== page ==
Chris: The archetypal moody teenager, wearing headphones and headgear, sullen and sarcastic. Of everyone in the group he's the least interested in being there and sharing. He's also a shape shifter with a variety of alternate forms based on his emotional states all of which are freaky and none of which see him returning to being the exact same human he was.

    Ashley: A clone of a notorious super villain with a matter annihilating power that goes off accidentally if she moves her hand the wrong way. She's a walking weapon with a physical hair trigger and an emotional hair trigger. Disposed to megalomania and pomposity when insufficiently medicated, Ashley has expressed the desire to get back into villainy.

    Rain: An ex-member of a terrorist, end of days cult with a complicated living arrangement. He's penitent but that doesn't change that he has multiple people out to kill him over his past crimes. And those crimes kind of warrant it.

    Sveta: A sweet girl with a body that's a head and a mass of lethally strong, mostly autonomous tentacles. She and Victoria were friends in the care home with unruly bodies. Her prosthetic body is keeping the murder tendrils in and giving her a somewhat normal life.

So can you tell who's the concerning one? Well neither can Victoria and as the story progresses she ends up more and more enmeshed in their lives and problems amidst increasingly fraught personal and social context.Her sister remains a looming specter, many super villains are gearing up for big plays, anti-cape sentiment is growing, and multiversal politics threaten the fragile peace that the world is rebuilding in. Can Victoria save the group? The world? Can she even protect herself amid it all?

Ward is a story about trying to get better. Victoria swings wildly from good to just barely functioning and back over the course of the story. The plot doesn't pause to let her deal with her PTSD, trust issues, or grief. Traumatic events interrupt attempts to move on. Life and all of its pain don't stop just because your supposed to be in recovery. If you make progress it's going to be despite circumstance and not because of it. In this way Ward is very dreary and very hopeful. If seeing characters go through the wringer is something you like then this story is for you.

Ward is a gargantuan 1.9 million words making it a bit larger than its predecessor. It's overflowing with plot threads, drama, intrigue, and super hero fights. It can be read here, fan created audio production here.


Ward (?), n. [AS. weard, fem., guard, weard, asc., keeper, guard; akin to OS. ward a watcher, warden, G. wart, OHG. wart, Icel. vorr a warden, a watch, Goth. -wards in da�xa3;rawards a doorkeeper, and E. wary; cf. OF. warde guard, from the German. See Ware, a., Wary, and cf. Guard, Wraith.]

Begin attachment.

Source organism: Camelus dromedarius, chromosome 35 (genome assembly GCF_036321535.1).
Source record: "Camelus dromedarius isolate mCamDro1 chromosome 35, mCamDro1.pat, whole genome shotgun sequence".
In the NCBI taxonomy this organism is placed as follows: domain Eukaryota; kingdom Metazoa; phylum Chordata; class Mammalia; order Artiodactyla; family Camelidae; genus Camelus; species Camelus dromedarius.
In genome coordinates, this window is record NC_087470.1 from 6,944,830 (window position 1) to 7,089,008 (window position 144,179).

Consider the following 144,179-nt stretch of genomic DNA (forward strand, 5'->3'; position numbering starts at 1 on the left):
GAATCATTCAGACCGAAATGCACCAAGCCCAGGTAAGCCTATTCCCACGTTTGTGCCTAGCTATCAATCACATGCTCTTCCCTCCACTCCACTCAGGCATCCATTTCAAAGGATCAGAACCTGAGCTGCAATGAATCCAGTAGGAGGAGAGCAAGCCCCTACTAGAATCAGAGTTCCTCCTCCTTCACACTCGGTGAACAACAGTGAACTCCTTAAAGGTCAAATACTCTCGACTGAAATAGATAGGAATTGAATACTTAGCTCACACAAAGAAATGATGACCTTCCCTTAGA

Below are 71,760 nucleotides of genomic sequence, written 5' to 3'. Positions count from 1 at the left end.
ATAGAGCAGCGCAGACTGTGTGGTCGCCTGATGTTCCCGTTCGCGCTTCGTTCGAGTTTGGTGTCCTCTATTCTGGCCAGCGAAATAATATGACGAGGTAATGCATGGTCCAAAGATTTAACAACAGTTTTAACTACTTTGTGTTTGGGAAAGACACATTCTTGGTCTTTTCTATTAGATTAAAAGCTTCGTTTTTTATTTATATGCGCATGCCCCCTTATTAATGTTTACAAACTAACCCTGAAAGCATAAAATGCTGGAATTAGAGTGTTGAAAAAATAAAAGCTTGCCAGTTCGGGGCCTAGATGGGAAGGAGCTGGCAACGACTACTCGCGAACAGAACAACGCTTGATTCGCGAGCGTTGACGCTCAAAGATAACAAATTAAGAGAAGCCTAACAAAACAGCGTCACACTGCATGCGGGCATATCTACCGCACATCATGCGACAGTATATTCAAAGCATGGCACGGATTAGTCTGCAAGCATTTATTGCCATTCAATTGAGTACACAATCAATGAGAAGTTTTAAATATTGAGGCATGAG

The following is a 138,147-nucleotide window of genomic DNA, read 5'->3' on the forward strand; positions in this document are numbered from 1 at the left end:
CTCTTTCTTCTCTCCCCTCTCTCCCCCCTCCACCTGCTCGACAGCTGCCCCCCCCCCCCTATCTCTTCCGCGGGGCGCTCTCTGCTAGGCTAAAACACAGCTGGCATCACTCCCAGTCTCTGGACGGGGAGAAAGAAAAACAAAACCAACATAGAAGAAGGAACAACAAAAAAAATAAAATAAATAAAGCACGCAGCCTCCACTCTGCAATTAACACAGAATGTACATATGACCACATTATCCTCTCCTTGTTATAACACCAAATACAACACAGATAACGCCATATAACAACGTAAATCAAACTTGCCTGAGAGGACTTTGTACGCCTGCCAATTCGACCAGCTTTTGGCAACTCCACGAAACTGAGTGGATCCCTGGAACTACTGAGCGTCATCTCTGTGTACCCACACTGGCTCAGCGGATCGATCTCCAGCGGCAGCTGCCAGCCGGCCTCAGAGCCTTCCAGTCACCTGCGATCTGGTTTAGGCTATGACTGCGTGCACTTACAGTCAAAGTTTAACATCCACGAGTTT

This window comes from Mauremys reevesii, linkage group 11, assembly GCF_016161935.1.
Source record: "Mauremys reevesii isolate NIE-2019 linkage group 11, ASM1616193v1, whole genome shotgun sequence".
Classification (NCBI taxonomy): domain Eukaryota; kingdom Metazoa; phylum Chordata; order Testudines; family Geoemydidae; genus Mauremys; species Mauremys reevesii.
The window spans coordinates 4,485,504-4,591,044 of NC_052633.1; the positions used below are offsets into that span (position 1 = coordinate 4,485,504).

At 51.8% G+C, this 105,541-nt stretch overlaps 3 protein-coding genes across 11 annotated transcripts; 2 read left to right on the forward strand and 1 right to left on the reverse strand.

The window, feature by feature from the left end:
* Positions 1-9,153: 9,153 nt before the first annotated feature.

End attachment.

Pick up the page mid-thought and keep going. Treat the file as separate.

The act of guarding; watch; guard; guardianship; specifically, a guarding during the day. See the Note under Watch, n., 1.

Still, when she slept, he kept both watch and ward. Spenser.


One who, or that which, guards; garrison; defender; protector; means of guarding; defense; protection.

For the best ward of mine honor. Shak.

The assieged castle's ward Their steadfast stands did mightily maintain. Spenser.

For want of other ward, He lifted up his hand, his front to guard. Dryden.


The state of being under guard or guardianship; confinement under guard; the condition of a child under a guardian; custody.

And he put them in ward in the house of the captain of the guard. Gen. xl. 3.

I must attend his majesty's command, to whom I am now in ward. Shak.

It is also inconvenient, in Ireland, that the wards and marriages of gentlemen's children should be in the disposal of any of those lords. Spenser.


A guarding or defensive motion or position, as in fencing; guard.

"Thou knowest my old ward; here I lay, and thus I bore my point."



One who, or that which, is guarded.

Specifically: --


A minor or person under the care of a guardian; as, a ward in chancery.

"You know our father's ward, the fair Monimia."



A division of a county.

[Eng. & Scot.]


A division, district, or quarter of a town or city.

Throughout the trembling city placed a guard, Dealing an equal share to every ward. Dryden.


A division of a forest.



A division of a hospital; as, a fever ward.

6. (a)

A projecting ridge of metal in the interior of a lock, to prevent the use of any key which has not a corresponding notch for passing it.


A notch or slit in a key corresponding to a ridge in the lock which it fits; a ward notch.


The lock is made . . . more secure by attaching wards to the front, as well as to the back, plate of the lock, in which case the key must be furnished with corresponding notches. Tomlinson.

Ward penny O. Eng.Law, money paid to the sheriff or castellan for watching and warding a castle. -- Ward staff, a constable's or watchman's staff. [Obs.]


© Webster 1913.

Ward (?), v. t. [imp. & p. p. Warded; p. pr. & vb. n. Warding.] [OE. wardien, AS. weardian to keep, protect; akin to OS. wardn to watch, take care, OFries. wardia, OHG. wartn, G. warten to wait, wait on, attend to, Icel. vara to guarantee defend, Sw. v�x86;rda to guard, to watch; cf. OF. warder, of German origin. See Ward, n., and cf. Award, Guard, Reward.]


To keep in safety; to watch; to guard; formerly, in a specific sense, to guard during the day time.

Whose gates he found fast shut, no living wight To ward the same. Spenser.


To defend; to protect.

Tell him it was a hand that warded him From thousand dangers. Shak.


To defend by walls, fortifications, etc.



To fend off; to repel; to turn aside, as anything mischievous that approaches; -- usually followed by off.

Now wards a felling blow, now strikes again. Daniel.

The pointed javelin warded off his rage. Addison.

It instructs the scholar in the various methods of warding off the force of objections. I. Watts.


© Webster 1913.

Ward, v. i.


To be vigilant; to keep guard.


To act on the defensive with a weapon.

She redoubling her blows drove the stranger to no other shift than to ward and go back. Sir P. Sidney.


© Webster 1913.